Running season is upon us, as the weather is lovely and sunny now, well at least it’s warm. So here are a few tips to help you stay injury free and enjoying those massive hills around Winchester.
When you are going to run, a lot of us think, okay I’ll stick my trainers on and off I go, no warm up, no hydration plan, and no stretches. I agree that running is one of the most efficient ways to train, even 20 minutes of hard running can give you that daily glow the endorphins released and sense of wellbeing which goes with it.
Warm up – There is a lot of false information out there and a lot of good information if you can sift out the gold.

The Twyford Clinic Preventative Assessments Physiotherapy

I spent many years working with elite athletes whilst at Premiership Southampton Football Club and playing at a high standard of amateur football, I believe warm up is very specific to each person. Warm up should be sports specific, this includes dynamic activation exercises which means reproducing the movements needed during your sport. If you are running then a walk/run is perfect to get you going. We are all in a society where we are in a rush and running is perfect for many of us as we can just stick our trainers on and go. Beware that you are not aggravating a problem without preparing your body to go and train. Take literally 5 minutes start with a light jog, pick up the pace and vary it up and down, when you feel warmed partially stop and address any areas of you body which feel like they need a stretch, this can also include warming up/ stretching your back or upper body. An interesting article deals with upper body warm up -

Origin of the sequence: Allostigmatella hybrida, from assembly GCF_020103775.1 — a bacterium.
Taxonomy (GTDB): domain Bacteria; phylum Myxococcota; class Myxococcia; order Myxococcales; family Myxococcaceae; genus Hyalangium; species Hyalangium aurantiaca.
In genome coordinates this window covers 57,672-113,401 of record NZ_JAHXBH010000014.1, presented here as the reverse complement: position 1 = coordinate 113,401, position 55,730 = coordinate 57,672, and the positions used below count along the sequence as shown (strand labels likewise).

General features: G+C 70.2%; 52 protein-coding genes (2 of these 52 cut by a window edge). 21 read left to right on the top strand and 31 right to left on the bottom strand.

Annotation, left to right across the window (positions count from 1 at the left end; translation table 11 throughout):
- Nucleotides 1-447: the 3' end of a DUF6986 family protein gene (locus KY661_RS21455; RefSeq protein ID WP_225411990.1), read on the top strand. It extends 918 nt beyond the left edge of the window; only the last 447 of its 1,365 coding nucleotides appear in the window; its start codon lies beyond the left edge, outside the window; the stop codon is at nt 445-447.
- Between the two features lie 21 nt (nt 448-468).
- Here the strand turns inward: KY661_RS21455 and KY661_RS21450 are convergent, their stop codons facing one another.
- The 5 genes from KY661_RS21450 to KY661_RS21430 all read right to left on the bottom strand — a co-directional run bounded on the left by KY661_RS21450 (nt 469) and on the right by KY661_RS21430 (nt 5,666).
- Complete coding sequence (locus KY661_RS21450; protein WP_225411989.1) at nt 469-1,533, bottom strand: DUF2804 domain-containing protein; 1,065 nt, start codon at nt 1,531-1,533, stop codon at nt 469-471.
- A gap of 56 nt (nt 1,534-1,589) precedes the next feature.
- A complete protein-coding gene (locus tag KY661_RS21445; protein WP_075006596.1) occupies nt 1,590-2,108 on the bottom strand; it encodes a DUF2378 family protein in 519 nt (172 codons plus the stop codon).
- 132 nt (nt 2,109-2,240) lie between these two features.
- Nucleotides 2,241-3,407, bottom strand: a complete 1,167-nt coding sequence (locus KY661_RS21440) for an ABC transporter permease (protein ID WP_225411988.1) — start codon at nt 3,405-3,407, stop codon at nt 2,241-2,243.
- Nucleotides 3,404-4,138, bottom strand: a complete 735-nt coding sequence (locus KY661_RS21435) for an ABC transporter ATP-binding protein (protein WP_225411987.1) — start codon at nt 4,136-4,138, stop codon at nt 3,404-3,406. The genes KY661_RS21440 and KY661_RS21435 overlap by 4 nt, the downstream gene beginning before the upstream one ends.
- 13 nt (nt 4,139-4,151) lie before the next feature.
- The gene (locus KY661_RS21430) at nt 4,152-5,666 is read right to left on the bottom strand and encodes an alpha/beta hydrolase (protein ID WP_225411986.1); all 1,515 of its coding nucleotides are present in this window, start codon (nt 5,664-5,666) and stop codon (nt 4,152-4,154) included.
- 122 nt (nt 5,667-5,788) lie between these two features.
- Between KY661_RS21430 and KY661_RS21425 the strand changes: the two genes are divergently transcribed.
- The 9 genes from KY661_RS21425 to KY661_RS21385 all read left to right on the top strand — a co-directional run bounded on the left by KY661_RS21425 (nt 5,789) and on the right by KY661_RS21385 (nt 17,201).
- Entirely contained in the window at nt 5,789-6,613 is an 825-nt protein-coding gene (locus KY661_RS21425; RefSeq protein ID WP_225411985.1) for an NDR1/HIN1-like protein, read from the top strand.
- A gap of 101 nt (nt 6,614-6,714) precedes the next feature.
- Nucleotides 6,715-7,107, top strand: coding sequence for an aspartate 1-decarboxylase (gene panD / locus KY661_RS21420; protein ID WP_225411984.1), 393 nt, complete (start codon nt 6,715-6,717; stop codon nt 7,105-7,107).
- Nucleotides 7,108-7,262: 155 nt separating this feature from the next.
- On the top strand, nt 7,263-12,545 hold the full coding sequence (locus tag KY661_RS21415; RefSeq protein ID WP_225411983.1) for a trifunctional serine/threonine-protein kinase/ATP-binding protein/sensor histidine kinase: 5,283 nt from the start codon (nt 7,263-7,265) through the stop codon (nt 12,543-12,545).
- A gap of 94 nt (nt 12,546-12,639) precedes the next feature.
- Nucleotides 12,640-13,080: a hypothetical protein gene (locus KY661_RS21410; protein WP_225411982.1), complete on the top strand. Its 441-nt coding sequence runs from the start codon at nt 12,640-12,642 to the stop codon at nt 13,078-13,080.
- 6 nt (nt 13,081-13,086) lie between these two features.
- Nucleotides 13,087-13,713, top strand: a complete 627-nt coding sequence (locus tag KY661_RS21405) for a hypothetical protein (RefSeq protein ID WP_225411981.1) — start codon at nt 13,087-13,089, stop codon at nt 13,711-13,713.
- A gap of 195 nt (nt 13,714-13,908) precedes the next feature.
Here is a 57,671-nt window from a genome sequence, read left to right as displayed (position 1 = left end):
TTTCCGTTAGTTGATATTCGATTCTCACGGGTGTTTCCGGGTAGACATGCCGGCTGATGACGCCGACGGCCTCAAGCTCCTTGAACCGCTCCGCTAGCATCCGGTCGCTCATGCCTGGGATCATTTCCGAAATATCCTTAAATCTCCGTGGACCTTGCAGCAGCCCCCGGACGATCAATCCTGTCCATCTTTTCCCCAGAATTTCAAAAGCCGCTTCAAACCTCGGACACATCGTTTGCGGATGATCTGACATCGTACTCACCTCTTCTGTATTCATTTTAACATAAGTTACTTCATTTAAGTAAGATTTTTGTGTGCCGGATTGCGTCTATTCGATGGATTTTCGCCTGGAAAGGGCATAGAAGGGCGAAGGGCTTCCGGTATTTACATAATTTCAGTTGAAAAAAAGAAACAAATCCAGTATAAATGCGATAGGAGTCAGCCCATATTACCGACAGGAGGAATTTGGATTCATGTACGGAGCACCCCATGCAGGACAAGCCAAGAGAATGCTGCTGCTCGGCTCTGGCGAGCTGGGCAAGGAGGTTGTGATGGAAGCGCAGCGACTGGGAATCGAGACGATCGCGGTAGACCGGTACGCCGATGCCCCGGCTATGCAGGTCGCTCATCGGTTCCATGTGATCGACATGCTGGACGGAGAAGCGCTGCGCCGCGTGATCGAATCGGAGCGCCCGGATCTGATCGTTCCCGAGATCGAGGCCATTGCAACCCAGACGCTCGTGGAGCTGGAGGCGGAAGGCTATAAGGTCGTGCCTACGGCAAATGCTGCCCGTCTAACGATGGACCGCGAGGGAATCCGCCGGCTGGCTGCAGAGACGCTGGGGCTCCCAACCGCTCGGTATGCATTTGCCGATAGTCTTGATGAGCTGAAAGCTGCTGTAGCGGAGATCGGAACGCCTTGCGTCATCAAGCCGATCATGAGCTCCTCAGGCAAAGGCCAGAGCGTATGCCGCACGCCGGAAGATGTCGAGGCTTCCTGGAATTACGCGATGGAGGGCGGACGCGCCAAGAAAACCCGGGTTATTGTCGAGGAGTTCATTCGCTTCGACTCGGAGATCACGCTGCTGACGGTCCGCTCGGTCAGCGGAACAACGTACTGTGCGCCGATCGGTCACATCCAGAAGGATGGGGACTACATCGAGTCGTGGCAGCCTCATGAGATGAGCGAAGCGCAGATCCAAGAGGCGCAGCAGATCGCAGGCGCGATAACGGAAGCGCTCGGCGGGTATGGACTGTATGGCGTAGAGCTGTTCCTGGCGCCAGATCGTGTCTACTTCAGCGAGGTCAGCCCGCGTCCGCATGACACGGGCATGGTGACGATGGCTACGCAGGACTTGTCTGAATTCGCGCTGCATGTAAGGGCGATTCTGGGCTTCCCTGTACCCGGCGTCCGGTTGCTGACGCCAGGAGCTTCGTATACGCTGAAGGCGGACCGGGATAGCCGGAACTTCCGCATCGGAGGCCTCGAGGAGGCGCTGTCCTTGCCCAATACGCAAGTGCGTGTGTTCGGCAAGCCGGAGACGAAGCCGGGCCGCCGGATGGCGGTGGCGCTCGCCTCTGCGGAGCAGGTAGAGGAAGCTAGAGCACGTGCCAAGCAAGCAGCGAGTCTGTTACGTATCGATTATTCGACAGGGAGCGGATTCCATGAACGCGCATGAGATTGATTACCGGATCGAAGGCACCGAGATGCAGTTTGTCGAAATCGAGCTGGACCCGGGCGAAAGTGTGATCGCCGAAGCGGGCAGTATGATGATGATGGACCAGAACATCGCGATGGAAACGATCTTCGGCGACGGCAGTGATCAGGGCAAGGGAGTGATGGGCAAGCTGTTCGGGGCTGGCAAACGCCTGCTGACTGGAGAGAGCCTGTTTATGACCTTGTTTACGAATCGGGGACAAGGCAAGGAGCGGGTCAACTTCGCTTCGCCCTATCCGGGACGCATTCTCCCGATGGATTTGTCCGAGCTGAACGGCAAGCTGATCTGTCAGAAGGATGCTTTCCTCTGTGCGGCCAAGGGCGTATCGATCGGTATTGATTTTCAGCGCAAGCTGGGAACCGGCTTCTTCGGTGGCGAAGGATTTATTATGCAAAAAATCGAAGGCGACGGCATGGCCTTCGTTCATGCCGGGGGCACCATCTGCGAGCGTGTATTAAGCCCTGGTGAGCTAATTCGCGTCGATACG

If you are doing any sport it is the warm up which is important, this can include stretching but the stretching must be undertaken correctly as if you overstretch there is research evidence which demonstrates muscles can be weakened with overstretching and reduce your performance possibly putting you at more risk of an injury. From reviewing the research available most involves power based exercise over a short explosive period. This is particularly relevant if you are going out to do a maximal pace run/ training session for example sprint training but it is also relevant for race pace runs and if you are increasing your training speeds as a build up for a longer race. This article researches power exercises and how they are affected with static stretching:

So looking at all the available evidence and form years of working with elite athletes an individual approach to warm up and stretching is the best way to prepare for your sport. Evidence shows a maximal muscle lengthening effect is obtained when it is held for 10-30 seconds. I recommend if you are stretching as part of your warm up you hold your stretch for only a few seconds and concentrate only on the areas which you feel need addressing. Learn to feel what needs a short stretch and what doesn’t.

It is imperative you perform dynamic exercises as part of your warm up. This involves movements which replicate your sport, if you are warming up for running hamstring kicks, short on the spot sprints, lunges, side to sides, carioca and running backwards all activate the muscles required in your run.
J Strength Cond Res. 2012 Apr;26(4):1130-41. doi: 10.1519/JSC.0b013e31822e58b6.
A dynamic warm-up model increases quadriceps strength and hamstring flexibility.

A good article which reviews research and includes sensible advice on warm up.

Happy running from The Twyford Clinic.

If you have any injuries or pains or would like a review to prevent injuries occuring we can provide a full biomechanical assessment and gait analysis which includes slow motion video. We will help you stay pain free.